2. Its past time to let go of the expectation of careful, honest commentary from many people and institutions we previously thought were principled actors. Its more sad and pathetic than vexing.
since last week i essentially said you were too generous about the possibility of good faith from the national review it's only fair to say that this week i can no longer say that.
to be sure, it's a bad thing that the national review is a bad faith enterprise, but it's a good thing you're about there in acknowledging.
Hammerschmidt seems to be disturbingly broad and I doubt that the Supreme Court would interpret it as broadly today (and so long as the Petitioner’s name wasn’t Trump, I would expect it to be Gorsuch, Kagan, Sotomayor and two others leading the narrowing charge). But that’s an argument that only works at the Supreme Court. Do courts sometimes ignore Rodriguez De Quijas if the question is close and the recent precedent really really really calls into doubt the old precedent? Yes. But do it think this is close enough? Yeah, no.
That McCarthy and the Review have chosen this course just confirms the degree to which Trump and his cult have poisoned the discourse, by pushing someone who- agree with him or not- knows better, to come out and underhandedly advocate for a position he damned well knows doesn't hold legal water.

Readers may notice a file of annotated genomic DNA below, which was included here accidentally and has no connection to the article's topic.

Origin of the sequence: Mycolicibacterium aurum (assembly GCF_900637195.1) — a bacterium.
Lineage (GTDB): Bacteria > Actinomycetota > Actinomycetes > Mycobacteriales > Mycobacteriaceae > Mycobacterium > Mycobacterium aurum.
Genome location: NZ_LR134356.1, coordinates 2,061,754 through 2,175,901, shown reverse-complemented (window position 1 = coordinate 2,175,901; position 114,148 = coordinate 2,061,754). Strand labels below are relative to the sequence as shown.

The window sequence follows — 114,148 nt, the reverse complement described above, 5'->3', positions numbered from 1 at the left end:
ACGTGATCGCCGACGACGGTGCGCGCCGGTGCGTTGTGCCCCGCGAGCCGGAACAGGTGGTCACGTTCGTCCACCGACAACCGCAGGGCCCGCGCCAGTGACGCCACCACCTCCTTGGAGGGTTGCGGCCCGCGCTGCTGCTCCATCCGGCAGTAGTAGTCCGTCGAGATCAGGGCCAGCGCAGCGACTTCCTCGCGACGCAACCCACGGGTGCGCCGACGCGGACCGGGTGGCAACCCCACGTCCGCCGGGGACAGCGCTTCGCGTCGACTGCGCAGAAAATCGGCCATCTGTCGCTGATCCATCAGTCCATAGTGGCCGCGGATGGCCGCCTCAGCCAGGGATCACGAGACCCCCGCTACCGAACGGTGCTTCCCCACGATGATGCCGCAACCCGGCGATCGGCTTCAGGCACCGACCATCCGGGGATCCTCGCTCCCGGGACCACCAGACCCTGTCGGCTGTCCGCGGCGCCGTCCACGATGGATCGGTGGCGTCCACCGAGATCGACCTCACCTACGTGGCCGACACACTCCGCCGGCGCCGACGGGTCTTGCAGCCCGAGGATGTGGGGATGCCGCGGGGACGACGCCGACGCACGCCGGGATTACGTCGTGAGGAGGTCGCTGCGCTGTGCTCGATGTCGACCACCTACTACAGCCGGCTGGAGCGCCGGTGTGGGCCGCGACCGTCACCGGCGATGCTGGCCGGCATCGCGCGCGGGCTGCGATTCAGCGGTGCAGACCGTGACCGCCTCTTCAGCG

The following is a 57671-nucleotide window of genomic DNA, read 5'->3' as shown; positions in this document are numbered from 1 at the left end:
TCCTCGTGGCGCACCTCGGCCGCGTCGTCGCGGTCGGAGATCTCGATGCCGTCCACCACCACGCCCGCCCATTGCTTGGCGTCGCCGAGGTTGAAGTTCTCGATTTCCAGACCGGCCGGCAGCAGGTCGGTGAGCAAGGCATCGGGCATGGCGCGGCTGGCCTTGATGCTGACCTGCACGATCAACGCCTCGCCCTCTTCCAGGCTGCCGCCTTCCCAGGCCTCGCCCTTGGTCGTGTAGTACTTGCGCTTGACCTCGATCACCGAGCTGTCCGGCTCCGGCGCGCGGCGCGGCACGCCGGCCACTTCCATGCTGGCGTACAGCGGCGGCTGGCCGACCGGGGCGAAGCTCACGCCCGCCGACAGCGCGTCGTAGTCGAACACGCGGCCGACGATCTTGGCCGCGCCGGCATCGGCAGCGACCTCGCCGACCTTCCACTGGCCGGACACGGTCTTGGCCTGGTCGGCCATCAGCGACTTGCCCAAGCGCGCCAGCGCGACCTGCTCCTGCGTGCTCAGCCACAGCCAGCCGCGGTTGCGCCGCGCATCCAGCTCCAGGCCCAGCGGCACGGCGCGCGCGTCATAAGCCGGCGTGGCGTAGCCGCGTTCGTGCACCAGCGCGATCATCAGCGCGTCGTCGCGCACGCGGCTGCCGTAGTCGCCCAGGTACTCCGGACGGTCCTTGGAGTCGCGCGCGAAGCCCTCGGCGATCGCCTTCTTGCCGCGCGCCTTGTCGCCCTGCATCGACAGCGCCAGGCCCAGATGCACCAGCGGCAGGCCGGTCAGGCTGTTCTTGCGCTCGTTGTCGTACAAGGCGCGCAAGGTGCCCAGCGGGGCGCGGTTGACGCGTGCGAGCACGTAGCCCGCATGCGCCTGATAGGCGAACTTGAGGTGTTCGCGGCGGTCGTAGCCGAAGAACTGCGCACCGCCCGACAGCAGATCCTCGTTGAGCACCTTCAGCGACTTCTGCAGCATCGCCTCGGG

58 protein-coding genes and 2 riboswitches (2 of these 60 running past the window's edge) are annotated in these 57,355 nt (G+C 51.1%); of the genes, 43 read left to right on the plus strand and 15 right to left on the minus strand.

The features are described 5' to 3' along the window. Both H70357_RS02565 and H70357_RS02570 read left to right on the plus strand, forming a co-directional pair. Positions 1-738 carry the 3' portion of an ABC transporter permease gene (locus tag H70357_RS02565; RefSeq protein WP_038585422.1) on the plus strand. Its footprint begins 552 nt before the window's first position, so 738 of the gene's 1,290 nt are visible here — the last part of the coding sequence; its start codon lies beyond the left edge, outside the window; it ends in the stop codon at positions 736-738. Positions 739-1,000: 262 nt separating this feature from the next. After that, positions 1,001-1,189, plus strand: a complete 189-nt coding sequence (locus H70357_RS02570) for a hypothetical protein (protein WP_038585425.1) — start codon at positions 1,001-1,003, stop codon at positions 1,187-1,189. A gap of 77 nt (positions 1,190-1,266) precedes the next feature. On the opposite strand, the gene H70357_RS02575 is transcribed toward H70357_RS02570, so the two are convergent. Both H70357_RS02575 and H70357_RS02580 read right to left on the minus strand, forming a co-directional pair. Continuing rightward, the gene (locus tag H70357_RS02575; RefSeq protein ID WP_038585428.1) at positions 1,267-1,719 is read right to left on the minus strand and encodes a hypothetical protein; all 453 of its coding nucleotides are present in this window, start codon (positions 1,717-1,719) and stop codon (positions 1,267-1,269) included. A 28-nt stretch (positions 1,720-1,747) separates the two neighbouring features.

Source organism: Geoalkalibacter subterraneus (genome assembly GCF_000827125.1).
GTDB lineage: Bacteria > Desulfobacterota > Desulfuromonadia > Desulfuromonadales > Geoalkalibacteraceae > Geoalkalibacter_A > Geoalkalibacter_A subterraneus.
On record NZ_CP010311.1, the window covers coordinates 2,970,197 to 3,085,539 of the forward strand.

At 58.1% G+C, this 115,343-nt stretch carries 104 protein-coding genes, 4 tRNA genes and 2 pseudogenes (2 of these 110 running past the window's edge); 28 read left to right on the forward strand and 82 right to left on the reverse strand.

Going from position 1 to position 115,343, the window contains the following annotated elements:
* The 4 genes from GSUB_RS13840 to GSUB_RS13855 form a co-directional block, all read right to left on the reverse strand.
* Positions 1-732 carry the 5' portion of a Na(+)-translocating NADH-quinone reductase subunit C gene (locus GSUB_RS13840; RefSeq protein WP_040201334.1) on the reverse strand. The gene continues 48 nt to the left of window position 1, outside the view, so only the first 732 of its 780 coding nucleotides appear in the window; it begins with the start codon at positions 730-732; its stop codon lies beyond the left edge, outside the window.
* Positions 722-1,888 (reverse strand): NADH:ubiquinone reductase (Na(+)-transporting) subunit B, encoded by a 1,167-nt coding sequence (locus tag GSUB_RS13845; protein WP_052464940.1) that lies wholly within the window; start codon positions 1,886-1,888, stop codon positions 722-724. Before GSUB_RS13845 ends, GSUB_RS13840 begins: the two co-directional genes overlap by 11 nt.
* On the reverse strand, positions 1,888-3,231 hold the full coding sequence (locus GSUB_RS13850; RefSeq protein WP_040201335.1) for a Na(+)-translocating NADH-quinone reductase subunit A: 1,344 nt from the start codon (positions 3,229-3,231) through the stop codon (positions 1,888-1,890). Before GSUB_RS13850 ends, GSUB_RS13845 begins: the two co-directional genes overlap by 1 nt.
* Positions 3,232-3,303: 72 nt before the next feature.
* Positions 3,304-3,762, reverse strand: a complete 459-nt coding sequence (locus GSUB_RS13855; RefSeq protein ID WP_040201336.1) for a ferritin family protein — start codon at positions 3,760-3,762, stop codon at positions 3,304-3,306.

WTF happened to Alan Dershowitz? CNN needs to do a deep dive on him as they did on Giuliani (Giuliani: What Happened to America's Mayor? https://www.cnn.com/videos/title-2418941). The only thing I can see is he hates the government because all he's ever been is a defense atty and highly suspicious of the representatives of The People. Has never been a prosecutor, never had to prove a case, only had to cut it down to get reasonable doubt. All the legal eagles I follow, like Ken, have worked both sides. All lawyers are trained to work both sides. He had to do that to pass the MA Bar, but that was very long ago. Maybe he's losing cognitive capacity.
How old is he? 84. He's older than Biden!!!
This has been McCarthy’s MO for the past 8 years - concocting legal mumbo-jumbo and claiming how Trump is being unfairly prosecuted (or why a specific Dem SHOULD be prosecuted).
He’s a hack, and he’s NR’s “legal shield” for their hackery.
Re: Morosco’s snarky tone: That’s Judge Thompson’s writing style. I knew who wrote the opinion before I got more than two sentences into it. She literally always sounds like that. (Very derisive to the client).
"He’s not pro-Trump. But he’s anti-anti-Trump."
Yep, that's it. Better to let the country go down in flames than to ever admit the Democrats might have a point.
How to build credibility: Years of covering Trump antics, calling out both liberal and conservative wish casting. That is way I listen to Serious Trouble:).
Thanks for being you.
I don't take the National Review seriously. Rothman is the only writer there that I know of who has some credibility. Lowry and McCarthy are clearly totally partisan and are wholly untrustworthy.